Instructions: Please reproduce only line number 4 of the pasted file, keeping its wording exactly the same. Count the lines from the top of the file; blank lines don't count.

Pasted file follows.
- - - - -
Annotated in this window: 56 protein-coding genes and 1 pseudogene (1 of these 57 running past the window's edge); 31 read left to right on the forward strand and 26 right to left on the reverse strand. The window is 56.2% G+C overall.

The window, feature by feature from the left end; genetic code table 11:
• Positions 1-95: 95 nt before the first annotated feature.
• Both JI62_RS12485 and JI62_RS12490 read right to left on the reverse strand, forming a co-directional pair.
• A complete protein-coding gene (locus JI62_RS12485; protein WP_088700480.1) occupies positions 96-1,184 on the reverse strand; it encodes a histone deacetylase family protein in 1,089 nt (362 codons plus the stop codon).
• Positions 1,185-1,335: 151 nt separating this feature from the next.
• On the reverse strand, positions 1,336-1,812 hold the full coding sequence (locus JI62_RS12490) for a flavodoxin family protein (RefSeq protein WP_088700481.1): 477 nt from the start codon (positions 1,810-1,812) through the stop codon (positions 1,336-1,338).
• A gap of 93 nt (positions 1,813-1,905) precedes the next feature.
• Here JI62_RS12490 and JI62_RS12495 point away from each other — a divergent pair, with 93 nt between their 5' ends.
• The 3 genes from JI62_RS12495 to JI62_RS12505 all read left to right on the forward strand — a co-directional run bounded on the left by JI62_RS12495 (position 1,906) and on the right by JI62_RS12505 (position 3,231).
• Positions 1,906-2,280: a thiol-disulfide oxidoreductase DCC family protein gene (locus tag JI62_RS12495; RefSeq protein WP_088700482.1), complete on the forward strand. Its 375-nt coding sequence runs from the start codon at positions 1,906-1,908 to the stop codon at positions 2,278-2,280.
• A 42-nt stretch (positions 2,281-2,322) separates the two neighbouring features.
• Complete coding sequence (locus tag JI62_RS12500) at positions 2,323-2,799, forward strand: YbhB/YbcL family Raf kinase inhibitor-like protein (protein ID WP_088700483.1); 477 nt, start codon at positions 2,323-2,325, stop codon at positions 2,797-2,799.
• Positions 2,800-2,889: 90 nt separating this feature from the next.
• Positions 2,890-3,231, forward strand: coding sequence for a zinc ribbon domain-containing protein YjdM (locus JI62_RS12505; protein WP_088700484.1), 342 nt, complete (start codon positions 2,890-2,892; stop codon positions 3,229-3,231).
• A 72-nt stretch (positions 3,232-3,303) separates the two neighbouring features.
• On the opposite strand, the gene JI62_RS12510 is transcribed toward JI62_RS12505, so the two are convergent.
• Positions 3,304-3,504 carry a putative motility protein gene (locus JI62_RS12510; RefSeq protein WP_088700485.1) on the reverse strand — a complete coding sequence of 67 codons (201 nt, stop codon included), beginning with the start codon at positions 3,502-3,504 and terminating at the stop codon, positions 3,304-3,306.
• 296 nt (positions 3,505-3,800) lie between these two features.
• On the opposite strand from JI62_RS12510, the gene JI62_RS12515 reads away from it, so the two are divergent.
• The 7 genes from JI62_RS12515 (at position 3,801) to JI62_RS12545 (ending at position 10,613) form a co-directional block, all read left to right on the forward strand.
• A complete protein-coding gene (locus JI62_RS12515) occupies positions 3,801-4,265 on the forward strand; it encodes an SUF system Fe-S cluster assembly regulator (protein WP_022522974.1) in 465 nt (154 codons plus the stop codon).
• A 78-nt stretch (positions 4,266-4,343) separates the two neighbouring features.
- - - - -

• Both JI62_RS12485 and JI62_RS12490 read right to left on the reverse strand, forming a co-directional pair.